the e & b major scales

By now you should be a pro at assembling major scales. If you don’t know what I’m talking about, you need to go back and review lessons Four, Nine, and Twelve. Otherwise, let’s put our formidable base of knowledge to work, and put together the E and B Major Scales.

A A# B C C# D D# E F F# G G#

The next step is to follow the formula Root-W-W-H-W-W-W-H beginning from the letter E. The result will be E F# G# A B C# D# E. Then follow the same procedure starting from B and you’ll get B C# D# E F# G# A# B.

Here are the fingerings for the E Major and B Major Scales. No surprises with the fingerings, except that in the B Scale we've opted to play the last note, B, on the fourth fret of the third string instead of the open second. This gives you a moveable scale, just like the moveable chords we learned back in Lesson Fifteen. In other words, if you begin at the third fret (C) and play this fingering you get a different fingering for the C Major Scale than the one we learned in Lesson Four. You may be wondering what the point is of learning all of these fingerings if you can use one fingering to play any scale you want. The answer to that is that it's ultimately very limiting to have to jump all over the neck to get to a different key. The result is playing that sounds very "boxed-in". If you stay on the path I'm putting you on you'll eventually be able to play in any key, in any one position, or in one key anywhere on the neck. We’re developing a solid visual memory of how the guitar is laid out.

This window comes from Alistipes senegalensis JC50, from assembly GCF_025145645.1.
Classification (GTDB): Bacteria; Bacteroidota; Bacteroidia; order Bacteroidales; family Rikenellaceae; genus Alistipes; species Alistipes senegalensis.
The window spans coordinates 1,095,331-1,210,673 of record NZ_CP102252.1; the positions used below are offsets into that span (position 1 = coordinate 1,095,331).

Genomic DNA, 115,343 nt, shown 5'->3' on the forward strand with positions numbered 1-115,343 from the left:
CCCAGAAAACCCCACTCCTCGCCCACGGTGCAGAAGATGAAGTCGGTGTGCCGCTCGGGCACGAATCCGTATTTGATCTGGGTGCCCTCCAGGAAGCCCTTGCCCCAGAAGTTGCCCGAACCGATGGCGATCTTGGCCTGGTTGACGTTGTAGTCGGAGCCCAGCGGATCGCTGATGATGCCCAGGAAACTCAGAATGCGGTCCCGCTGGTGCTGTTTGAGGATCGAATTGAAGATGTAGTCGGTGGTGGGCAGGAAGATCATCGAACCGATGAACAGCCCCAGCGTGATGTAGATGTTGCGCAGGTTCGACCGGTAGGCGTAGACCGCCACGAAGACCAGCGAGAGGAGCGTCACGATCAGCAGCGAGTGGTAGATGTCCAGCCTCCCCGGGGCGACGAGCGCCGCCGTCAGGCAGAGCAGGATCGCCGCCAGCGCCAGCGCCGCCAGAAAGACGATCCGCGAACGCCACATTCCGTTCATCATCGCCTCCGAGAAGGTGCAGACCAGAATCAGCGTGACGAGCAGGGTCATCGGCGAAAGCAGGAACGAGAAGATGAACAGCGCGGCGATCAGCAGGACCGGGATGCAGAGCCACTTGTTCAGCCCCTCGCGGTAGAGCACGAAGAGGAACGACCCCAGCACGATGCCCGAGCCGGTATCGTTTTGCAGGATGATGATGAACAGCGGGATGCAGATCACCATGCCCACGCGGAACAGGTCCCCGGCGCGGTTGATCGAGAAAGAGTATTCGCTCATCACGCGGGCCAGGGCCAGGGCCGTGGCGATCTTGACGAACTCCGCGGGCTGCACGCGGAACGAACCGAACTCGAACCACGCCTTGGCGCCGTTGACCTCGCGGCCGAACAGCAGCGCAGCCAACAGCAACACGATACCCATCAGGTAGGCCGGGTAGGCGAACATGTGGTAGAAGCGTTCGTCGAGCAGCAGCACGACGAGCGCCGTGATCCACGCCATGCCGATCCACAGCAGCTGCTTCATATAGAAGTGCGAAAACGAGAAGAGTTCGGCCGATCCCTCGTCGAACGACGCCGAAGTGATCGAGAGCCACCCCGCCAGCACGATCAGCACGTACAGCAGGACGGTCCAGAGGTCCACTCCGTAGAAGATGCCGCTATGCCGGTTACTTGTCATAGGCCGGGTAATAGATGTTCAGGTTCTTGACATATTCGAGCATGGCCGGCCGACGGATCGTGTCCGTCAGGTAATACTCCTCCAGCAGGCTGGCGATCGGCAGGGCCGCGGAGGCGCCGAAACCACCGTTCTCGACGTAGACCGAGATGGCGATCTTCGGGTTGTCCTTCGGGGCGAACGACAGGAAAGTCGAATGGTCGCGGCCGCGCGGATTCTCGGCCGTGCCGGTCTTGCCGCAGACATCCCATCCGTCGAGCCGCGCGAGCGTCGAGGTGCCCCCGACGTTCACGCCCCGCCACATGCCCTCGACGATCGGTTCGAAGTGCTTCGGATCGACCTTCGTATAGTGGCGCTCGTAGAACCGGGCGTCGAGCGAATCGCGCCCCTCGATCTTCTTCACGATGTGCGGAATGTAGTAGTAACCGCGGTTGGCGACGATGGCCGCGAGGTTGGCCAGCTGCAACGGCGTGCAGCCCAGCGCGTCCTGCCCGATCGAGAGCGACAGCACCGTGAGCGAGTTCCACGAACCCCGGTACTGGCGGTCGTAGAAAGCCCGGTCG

E & B Major Scales

By now you may be noticing that the scales are getting tangled up with one another in your brain. This always happens. I recommend switching the order around. In other words, don't start from C every day. Mix it up. It goes back to a concept I talked about under "How do I Practice" back in Lesson One. The key is to locate, isolate, and annihilate whatever it is that's giving you trouble. If you're confusing the E and the A scales (very common) just go back and forth between those two scales for awhile, and pay close attention to their differences. When you've got them together, try putting the others back in the mix. I realize that getting all of the fingerings I’m throwing at you together will take time, but it will pay off big time in terms of building your technique and increasing your musical IQ.